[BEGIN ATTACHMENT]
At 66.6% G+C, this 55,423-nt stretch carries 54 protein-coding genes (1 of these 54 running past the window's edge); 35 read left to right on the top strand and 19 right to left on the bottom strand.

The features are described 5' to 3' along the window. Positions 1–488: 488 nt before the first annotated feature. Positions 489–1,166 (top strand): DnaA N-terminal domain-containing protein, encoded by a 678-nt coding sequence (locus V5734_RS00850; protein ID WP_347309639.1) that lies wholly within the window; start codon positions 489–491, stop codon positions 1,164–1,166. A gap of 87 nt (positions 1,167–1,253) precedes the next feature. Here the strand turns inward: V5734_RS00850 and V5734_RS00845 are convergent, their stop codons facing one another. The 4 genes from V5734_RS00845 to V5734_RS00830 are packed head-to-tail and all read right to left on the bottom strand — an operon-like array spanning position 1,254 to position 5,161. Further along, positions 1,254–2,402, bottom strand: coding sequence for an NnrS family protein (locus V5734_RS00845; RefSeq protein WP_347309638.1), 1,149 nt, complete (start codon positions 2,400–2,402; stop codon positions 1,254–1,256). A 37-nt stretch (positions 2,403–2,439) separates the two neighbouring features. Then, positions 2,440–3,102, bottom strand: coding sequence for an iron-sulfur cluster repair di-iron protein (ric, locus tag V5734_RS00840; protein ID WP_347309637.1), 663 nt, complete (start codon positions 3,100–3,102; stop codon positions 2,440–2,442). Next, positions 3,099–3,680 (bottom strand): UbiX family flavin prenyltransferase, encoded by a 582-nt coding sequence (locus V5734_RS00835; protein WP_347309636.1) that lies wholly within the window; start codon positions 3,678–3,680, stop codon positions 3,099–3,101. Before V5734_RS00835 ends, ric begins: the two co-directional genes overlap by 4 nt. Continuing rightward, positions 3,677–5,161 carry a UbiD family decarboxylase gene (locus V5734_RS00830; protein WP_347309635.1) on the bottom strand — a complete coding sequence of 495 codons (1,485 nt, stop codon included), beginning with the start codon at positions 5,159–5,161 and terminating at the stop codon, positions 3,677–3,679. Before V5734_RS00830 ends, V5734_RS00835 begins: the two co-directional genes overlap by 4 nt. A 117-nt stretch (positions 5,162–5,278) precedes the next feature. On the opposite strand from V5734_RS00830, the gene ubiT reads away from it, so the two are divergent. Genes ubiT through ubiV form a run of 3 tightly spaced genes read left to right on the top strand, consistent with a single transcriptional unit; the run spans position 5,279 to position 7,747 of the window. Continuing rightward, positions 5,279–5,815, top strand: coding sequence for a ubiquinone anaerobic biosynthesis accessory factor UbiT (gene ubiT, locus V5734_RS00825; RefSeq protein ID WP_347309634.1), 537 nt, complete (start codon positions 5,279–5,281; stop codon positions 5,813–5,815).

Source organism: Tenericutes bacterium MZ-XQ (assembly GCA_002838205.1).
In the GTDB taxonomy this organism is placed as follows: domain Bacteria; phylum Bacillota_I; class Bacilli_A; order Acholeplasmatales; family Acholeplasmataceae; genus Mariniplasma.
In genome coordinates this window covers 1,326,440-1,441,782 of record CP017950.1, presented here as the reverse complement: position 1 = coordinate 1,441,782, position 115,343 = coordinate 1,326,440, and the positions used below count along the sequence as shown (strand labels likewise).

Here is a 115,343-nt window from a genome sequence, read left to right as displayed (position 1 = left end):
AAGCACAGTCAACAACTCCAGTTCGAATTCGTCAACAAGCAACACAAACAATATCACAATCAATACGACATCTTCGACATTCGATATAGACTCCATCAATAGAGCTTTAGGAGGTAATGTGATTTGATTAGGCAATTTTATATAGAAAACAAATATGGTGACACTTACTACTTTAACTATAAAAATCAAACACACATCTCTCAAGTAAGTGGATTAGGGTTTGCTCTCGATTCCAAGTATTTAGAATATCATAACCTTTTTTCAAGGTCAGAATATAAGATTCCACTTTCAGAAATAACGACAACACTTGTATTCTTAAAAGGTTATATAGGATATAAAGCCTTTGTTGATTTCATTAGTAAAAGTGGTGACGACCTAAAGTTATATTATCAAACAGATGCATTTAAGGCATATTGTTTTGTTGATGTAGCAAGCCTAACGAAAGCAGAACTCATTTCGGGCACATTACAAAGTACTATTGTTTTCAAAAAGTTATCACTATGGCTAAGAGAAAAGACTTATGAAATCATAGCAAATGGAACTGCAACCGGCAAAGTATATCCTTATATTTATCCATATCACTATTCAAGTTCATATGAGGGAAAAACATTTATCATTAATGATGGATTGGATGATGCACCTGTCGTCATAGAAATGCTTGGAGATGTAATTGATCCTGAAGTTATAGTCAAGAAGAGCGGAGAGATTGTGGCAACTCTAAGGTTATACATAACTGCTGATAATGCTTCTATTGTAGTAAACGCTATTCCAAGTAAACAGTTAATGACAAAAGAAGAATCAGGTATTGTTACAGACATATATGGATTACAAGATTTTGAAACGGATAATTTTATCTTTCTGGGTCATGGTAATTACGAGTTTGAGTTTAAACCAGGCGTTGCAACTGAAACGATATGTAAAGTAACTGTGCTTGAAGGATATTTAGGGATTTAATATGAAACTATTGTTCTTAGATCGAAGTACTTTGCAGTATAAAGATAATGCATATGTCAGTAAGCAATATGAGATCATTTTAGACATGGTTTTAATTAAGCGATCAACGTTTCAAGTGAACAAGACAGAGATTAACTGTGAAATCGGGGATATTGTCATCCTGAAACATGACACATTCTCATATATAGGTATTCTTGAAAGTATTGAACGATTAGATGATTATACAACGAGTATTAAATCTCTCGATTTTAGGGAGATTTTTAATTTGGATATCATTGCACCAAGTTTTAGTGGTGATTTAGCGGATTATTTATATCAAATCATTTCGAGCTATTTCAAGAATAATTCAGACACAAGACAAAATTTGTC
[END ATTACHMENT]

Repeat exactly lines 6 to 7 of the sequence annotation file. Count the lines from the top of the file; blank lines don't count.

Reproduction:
Here is a 115,343-nt window from a genome sequence, read left to right as displayed (position 1 = left end):
AAGCACAGTCAACAACTCCAGTTCGAATTCGTCAACAAGCAACACAAACAATATCACAATCAATACGACATCTTCGACATTCGATATAGACTCCATCAATAGAGCTTTAGGAGGTAATGTGATTTGATTAGGCAATTTTATATAGAAAACAAATATGGTGACACTTACTACTTTAACTATAAAAATCAAACACACATCTCTCAAGTAAGTGGATTAGGGTTTGCTCTCGATTCCAAGTATTTAGAATATCATAACCTTTTTTCAAGGTCAGAATATAAGATTCCACTTTCAGAAATAACGACAACACTTGTATTCTTAAAAGGTTATATAGGATATAAAGCCTTTGTTGATTTCATTAGTAAAAGTGGTGACGACCTAAAGTTATATTATCAAACAGATGCATTTAAGGCATATTGTTTTGTTGATGTAGCAAGCCTAACGAAAGCAGAACTCATTTCGGGCACATTACAAAGTACTATTGTTTTCAAAAAGTTATCACTATGGCTAAGAGAAAAGACTTATGAAATCATAGCAAATGGAACTGCAACCGGCAAAGTATATCCTTATATTTATCCATATCACTATTCAAGTTCATATGAGGGAAAAACATTTATCATTAATGATGGATTGGATGATGCACCTGTCGTCATAGAAATGCTTGGAGATGTAATTGATCCTGAAGTTATAGTCAAGAAGAGCGGAGAGATTGTGGCAACTCTAAGGTTATACATAACTGCTGATAATGCTTCTATTGTAGTAAACGCTATTCCAAGTAAACAGTTAATGACAAAAGAAGAATCAGGTATTGTTACAGACATATATGGATTACAAGATTTTGAAACGGATAATTTTATCTTTCTGGGTCATGGTAATTACGAGTTTGAGTTTAAACCAGGCGTTGCAACTGAAACGATATGTAAAGTAACTGTGCTTGAAGGATATTTAGGGATTTAATATGAAACTATTGTTCTTAGATCGAAGTACTTTGCAGTATAAAGATAATGCATATGTCAGTAAGCAATATGAGATCATTTTAGACATGGTTTTAATTAAGCGATCAACGTTTCAAGTGAACAAGACAGAGATTAACTGTGAAATCGGGGATATTGTCATCCTGAAACATGACACATTCTCATATATAGGTATTCTTGAAAGTATTGAACGATTAGATGATTATACAACGAGTATTAAATCTCTCGATTTTAGGGAGATTTTTAATTTGGATATCATTGCACCAAGTTTTAGTGGTGATTTAGCGGATTATTTATATCAAATCATTTCGAGCTATTTCAAGAATAATTCAGACACAAGACAAAATTTGTC